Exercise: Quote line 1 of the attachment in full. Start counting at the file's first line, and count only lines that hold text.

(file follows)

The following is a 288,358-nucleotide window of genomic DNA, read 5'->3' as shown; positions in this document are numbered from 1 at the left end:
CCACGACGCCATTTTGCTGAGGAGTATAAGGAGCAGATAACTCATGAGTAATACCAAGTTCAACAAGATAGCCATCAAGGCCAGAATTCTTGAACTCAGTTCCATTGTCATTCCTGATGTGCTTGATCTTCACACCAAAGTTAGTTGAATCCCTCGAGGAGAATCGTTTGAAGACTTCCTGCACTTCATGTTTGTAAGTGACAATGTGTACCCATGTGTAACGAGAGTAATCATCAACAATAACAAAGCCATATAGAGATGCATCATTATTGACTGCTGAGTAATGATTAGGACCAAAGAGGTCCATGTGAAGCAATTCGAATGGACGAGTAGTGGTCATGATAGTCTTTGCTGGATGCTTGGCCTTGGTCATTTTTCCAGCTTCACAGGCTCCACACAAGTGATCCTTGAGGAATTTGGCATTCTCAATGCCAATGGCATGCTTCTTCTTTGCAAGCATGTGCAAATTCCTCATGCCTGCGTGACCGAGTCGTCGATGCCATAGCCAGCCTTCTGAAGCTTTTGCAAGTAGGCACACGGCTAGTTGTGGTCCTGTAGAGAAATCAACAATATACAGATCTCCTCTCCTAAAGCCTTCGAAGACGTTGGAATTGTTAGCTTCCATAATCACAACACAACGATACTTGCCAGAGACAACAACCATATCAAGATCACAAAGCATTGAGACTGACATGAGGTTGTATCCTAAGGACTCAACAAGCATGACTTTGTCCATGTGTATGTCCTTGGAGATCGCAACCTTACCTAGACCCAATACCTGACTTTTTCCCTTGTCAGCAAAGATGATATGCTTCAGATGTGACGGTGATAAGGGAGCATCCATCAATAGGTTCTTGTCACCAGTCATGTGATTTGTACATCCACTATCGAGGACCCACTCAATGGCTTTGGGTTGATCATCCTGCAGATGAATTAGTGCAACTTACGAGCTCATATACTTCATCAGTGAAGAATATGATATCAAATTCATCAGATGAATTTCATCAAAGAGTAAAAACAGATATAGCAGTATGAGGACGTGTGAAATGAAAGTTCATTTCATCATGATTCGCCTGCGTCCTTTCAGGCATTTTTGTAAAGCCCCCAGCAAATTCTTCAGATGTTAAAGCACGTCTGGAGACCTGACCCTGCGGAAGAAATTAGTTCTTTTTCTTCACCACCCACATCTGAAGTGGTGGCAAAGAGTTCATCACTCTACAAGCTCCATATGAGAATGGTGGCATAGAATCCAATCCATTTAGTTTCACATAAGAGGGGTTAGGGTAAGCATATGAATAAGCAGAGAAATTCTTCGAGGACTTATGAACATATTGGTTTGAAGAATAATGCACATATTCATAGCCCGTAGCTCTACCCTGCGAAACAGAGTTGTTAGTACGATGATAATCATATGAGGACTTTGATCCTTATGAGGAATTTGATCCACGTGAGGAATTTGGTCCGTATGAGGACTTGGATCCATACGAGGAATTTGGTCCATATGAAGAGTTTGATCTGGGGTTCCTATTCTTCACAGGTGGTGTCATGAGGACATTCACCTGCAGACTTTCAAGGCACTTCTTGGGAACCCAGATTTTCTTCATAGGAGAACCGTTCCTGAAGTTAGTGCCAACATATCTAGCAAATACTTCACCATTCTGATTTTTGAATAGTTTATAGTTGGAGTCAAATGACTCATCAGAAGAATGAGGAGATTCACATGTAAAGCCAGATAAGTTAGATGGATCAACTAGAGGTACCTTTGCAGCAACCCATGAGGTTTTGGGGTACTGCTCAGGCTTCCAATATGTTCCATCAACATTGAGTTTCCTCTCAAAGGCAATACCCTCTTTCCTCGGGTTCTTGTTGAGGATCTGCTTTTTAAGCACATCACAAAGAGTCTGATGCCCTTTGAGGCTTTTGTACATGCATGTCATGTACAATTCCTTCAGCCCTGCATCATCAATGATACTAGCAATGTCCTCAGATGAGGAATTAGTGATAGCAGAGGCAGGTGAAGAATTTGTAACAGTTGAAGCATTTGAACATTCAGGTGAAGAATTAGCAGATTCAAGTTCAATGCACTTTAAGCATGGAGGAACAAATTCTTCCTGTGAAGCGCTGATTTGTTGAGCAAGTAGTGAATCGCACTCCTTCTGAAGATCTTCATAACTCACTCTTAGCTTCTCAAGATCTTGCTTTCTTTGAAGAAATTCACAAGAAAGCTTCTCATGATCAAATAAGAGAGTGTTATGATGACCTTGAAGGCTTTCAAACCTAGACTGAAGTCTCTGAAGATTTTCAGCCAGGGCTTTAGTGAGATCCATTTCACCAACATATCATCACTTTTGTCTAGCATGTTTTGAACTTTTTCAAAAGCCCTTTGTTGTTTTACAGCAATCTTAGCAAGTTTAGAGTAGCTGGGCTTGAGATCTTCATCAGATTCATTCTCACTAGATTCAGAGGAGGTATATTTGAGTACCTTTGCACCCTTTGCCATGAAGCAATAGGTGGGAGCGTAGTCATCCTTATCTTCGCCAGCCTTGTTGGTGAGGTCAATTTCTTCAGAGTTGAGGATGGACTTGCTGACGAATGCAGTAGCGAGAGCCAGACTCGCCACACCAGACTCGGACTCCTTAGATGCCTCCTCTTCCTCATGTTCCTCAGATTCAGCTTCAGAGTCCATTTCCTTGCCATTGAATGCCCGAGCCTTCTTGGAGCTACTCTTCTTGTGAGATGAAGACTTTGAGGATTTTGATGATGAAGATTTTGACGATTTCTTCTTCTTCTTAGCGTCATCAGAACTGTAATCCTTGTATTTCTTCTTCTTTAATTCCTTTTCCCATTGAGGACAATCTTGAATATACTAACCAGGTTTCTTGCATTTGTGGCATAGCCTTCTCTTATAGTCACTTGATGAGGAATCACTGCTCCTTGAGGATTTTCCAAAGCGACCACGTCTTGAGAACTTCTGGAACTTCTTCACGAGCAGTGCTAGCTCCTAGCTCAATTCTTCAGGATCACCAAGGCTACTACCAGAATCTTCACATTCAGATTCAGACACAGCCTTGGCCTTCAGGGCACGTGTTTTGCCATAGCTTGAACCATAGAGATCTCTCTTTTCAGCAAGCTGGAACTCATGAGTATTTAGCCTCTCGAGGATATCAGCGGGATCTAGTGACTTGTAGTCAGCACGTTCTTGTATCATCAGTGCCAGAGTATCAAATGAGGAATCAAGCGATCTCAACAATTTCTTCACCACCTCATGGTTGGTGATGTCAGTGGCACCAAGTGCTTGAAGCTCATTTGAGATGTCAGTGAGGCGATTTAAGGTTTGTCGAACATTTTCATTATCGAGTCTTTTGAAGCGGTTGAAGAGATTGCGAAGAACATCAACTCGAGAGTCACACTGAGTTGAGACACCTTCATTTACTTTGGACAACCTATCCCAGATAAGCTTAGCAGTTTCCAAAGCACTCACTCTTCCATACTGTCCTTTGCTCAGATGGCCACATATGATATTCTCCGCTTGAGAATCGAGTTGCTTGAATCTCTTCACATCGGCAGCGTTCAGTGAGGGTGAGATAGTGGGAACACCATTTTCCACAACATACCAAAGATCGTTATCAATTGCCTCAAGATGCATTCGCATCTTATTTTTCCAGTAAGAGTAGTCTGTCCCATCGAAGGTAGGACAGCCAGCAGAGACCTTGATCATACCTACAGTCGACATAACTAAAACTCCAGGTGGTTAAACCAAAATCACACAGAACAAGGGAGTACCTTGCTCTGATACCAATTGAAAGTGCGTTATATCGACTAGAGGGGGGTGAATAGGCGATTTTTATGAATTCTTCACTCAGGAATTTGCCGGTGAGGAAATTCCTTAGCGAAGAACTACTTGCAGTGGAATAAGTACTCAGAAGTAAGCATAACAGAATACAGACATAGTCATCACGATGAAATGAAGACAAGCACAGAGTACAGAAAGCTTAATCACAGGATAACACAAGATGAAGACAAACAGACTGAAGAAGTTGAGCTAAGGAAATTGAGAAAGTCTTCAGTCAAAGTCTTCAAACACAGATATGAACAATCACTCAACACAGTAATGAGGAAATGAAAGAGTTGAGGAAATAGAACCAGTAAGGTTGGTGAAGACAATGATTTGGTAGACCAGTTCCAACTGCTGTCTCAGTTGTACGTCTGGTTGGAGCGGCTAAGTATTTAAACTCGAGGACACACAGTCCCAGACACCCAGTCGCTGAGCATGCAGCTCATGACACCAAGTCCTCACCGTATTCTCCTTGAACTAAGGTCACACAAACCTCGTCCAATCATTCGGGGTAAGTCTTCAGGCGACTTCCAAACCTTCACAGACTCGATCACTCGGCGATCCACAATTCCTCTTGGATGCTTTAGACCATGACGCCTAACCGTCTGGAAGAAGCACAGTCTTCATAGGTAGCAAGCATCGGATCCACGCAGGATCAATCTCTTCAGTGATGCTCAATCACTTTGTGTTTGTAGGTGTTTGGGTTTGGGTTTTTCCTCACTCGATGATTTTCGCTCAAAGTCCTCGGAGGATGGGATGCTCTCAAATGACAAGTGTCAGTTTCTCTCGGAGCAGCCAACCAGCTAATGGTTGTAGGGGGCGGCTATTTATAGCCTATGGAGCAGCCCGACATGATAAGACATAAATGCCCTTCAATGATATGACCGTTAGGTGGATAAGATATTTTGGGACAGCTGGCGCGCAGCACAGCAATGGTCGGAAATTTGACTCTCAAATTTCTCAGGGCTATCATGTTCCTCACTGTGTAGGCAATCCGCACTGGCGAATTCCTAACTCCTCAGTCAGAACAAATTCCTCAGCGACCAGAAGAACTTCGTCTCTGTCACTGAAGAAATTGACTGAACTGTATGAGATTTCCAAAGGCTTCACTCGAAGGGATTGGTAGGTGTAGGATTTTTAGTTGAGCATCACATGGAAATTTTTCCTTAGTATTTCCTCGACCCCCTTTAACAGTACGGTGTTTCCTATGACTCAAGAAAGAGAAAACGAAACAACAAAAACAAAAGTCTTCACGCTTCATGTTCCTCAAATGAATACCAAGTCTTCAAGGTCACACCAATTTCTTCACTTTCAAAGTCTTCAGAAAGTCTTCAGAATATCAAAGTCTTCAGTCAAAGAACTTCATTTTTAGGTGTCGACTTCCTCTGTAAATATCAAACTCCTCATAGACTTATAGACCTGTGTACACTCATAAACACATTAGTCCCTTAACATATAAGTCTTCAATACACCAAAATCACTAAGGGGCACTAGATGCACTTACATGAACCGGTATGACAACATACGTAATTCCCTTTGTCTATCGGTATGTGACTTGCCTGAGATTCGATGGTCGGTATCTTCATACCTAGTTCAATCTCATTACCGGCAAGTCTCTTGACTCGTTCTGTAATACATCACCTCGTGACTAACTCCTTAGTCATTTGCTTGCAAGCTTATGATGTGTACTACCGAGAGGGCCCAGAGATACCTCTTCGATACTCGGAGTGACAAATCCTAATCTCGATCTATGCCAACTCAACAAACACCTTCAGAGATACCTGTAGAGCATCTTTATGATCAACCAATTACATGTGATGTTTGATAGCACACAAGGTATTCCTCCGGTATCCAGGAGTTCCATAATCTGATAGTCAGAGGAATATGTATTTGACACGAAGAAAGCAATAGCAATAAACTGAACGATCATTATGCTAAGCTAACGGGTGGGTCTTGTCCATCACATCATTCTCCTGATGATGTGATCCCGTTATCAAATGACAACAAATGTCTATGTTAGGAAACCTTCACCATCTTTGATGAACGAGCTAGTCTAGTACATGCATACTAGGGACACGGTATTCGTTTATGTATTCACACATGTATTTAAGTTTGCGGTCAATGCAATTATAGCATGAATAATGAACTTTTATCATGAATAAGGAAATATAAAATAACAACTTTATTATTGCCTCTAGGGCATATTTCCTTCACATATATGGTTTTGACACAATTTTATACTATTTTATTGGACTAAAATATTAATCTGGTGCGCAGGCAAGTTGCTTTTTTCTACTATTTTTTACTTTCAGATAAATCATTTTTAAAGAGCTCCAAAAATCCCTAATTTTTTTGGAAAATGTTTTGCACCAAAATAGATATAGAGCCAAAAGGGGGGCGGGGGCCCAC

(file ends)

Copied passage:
The following is a 288,358-nucleotide window of genomic DNA, read 5'->3' as shown; positions in this document are numbered from 1 at the left end: